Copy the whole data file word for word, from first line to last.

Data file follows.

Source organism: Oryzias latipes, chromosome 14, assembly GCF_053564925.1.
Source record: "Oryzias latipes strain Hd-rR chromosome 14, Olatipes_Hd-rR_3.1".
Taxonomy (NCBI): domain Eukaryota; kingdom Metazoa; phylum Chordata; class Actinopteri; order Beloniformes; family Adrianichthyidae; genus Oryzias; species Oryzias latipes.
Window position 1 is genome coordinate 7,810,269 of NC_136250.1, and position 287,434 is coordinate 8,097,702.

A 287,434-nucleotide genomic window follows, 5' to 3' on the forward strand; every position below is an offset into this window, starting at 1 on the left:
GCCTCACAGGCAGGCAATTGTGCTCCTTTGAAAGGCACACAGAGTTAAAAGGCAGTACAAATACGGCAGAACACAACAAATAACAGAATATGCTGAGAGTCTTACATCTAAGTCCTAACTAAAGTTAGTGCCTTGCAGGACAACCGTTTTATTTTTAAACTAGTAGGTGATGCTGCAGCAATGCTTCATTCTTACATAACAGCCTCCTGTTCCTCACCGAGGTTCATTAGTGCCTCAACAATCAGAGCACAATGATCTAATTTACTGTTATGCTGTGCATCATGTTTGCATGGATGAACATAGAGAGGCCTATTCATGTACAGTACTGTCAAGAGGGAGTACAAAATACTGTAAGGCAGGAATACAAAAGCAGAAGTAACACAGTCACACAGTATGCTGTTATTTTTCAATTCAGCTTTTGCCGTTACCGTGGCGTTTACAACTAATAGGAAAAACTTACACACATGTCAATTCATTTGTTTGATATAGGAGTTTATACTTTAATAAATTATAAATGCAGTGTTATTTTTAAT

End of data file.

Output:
Source organism: Oryzias latipes, chromosome 14, assembly GCF_053564925.1.
Source record: "Oryzias latipes strain Hd-rR chromosome 14, Olatipes_Hd-rR_3.1".
Taxonomy (NCBI): domain Eukaryota; kingdom Metazoa; phylum Chordata; class Actinopteri; order Beloniformes; family Adrianichthyidae; genus Oryzias; species Oryzias latipes.
Window position 1 is genome coordinate 7,810,269 of NC_136250.1, and position 287,434 is coordinate 8,097,702.

A 287,434-nucleotide genomic window follows, 5' to 3' on the forward strand; every position below is an offset into this window, starting at 1 on the left:
GCCTCACAGGCAGGCAATTGTGCTCCTTTGAAAGGCACACAGAGTTAAAAGGCAGTACAAATACGGCAGAACACAACAAATAACAGAATATGCTGAGAGTCTTACATCTAAGTCCTAACTAAAGTTAGTGCCTTGCAGGACAACCGTTTTATTTTTAAACTAGTAGGTGATGCTGCAGCAATGCTTCATTCTTACATAACAGCCTCCTGTTCCTCACCGAGGTTCATTAGTGCCTCAACAATCAGAGCACAATGATCTAATTTACTGTTATGCTGTGCATCATGTTTGCATGGATGAACATAGAGAGGCCTATTCATGTACAGTACTGTCAAGAGGGAGTACAAAATACTGTAAGGCAGGAATACAAAAGCAGAAGTAACACAGTCACACAGTATGCTGTTATTTTTCAATTCAGCTTTTGCCGTTACCGTGGCGTTTACAACTAATAGGAAAAACTTACACACATGTCAATTCATTTGTTTGATATAGGAGTTTATACTTTAATAAATTATAAATGCAGTGTTATTTTTAAT